Yes this is plausible!
There's two main constraints that limit the size of terrestrial animals: Their ability to breathe and their ability to walk around. Neither of these prevent arthropods from getting as big as what you describe, which we know because of examples of giant arthropods alive today and in the fossil record.
Insects and arachnids lungs aren't really built to scale up to to large sizes, but some arthropods can. As Daron has already pointed out in his answer, coconut crabs are terrestrial arthropods that can be over a meter long. They have a very unique type of lung - but the point is that it is plausible to have giant arthropods with functional lungs.
The biomechanics might seem problematic, but it actually isn't. Your giant bugs would not move as rapidly as their smaller counterparts, just like you'd expect any giant animal. But arthropods that large and larger are more than capable of moving around on land. Coconut crabs aren't very fast but they are quite mobile. They can climb trees and are known to occasionally kill birds and small mammals.
Perhaps the main reason that arthropods don't get extremely large nowadays is ecological, not anatomical or physiological. It's not that arthropods can't get that large, but it's that vertebrates are better at it, so in general small vertebrates can outcompete giant arthropods for those ecological niches. Looking at the fossil record, before vertebrates got good at moving around, arthropods got truly enormous. For example, the largest known terrestrial arthropod ever is the 2.5-meter-long millipede, Arthropleura. During the same era (the Carboniferous period) there were famously also giant dragonflies over 2 feet long. At that time, there was more oxygen in the atmosphere, but only about 60% more than at present according to wikipedia. That could account partially for the giant insects - but 60% more oxygen by itself wouldn't allow them to be several times larger than they are today. To get arthropods that large in the modern atmosphere, you'd just need a way to get them 60% more air than their Carboniferous counterparts. Since you're not looking at flying insects, their energy needs are not as great as a dragonfly, you can probably get away with less. If you're OK with them not being extremely fast, I would say it is totally plausible for giant bugs to be as large as you describe.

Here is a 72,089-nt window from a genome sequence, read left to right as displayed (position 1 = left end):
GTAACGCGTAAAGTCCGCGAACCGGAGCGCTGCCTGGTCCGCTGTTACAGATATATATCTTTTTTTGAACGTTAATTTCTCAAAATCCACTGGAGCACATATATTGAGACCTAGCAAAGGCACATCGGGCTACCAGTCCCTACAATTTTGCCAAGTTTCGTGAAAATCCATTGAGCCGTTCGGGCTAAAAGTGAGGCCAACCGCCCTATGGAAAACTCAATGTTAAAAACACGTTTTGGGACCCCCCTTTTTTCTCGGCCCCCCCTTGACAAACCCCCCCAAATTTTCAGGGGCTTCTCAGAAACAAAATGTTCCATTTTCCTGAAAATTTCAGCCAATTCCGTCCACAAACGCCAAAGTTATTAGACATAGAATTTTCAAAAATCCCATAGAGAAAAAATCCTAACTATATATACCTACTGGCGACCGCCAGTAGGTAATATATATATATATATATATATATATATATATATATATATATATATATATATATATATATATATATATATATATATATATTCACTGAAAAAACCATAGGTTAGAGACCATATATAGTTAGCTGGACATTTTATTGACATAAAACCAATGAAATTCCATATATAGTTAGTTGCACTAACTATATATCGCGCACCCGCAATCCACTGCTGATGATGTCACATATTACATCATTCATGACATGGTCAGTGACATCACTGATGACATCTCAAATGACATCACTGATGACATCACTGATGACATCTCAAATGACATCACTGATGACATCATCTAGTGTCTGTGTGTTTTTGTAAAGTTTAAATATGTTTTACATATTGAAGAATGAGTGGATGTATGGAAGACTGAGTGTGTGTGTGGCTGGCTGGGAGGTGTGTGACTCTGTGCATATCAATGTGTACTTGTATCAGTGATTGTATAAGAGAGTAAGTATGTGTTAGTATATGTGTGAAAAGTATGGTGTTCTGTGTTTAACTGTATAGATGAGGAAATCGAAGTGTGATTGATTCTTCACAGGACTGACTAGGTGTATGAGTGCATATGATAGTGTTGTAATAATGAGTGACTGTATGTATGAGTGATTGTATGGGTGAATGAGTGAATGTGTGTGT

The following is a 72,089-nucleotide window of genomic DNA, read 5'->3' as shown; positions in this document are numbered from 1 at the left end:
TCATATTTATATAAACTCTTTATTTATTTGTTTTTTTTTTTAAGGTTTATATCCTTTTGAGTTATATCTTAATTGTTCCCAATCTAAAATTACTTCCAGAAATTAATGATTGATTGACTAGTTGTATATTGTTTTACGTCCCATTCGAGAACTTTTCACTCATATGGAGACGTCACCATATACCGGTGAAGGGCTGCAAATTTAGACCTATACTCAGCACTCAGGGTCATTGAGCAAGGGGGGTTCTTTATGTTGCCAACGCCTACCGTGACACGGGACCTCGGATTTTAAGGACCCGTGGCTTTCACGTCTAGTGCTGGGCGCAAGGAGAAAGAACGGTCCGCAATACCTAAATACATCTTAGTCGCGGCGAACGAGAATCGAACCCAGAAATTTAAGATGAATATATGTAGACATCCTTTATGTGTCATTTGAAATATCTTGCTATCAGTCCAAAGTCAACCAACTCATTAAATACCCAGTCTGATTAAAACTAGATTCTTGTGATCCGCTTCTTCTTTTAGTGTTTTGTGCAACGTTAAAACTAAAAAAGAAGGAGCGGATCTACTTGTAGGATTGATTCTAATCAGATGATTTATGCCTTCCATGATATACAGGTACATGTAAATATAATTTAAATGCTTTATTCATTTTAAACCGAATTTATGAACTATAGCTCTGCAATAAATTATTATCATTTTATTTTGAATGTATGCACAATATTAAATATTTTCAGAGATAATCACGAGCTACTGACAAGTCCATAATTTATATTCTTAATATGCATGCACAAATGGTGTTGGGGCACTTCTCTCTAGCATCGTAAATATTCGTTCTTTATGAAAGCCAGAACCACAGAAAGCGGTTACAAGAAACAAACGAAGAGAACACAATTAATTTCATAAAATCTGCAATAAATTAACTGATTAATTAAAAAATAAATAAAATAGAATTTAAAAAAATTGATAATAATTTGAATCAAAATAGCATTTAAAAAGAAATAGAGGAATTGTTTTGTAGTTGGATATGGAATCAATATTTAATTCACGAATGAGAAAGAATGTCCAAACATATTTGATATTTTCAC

While we're on the subject of large fossil arthropods, aquatic eurypterids are very similar anatomically to scorpions (they are probably closely related to arachnids). They got to lengths upwards of two meters, and fossil trackways show that some species (including the big ones) walked around on land occasionally. The limiting factor on their terrestrial motion was their inability to breathe air, not the difficulty of walking itself.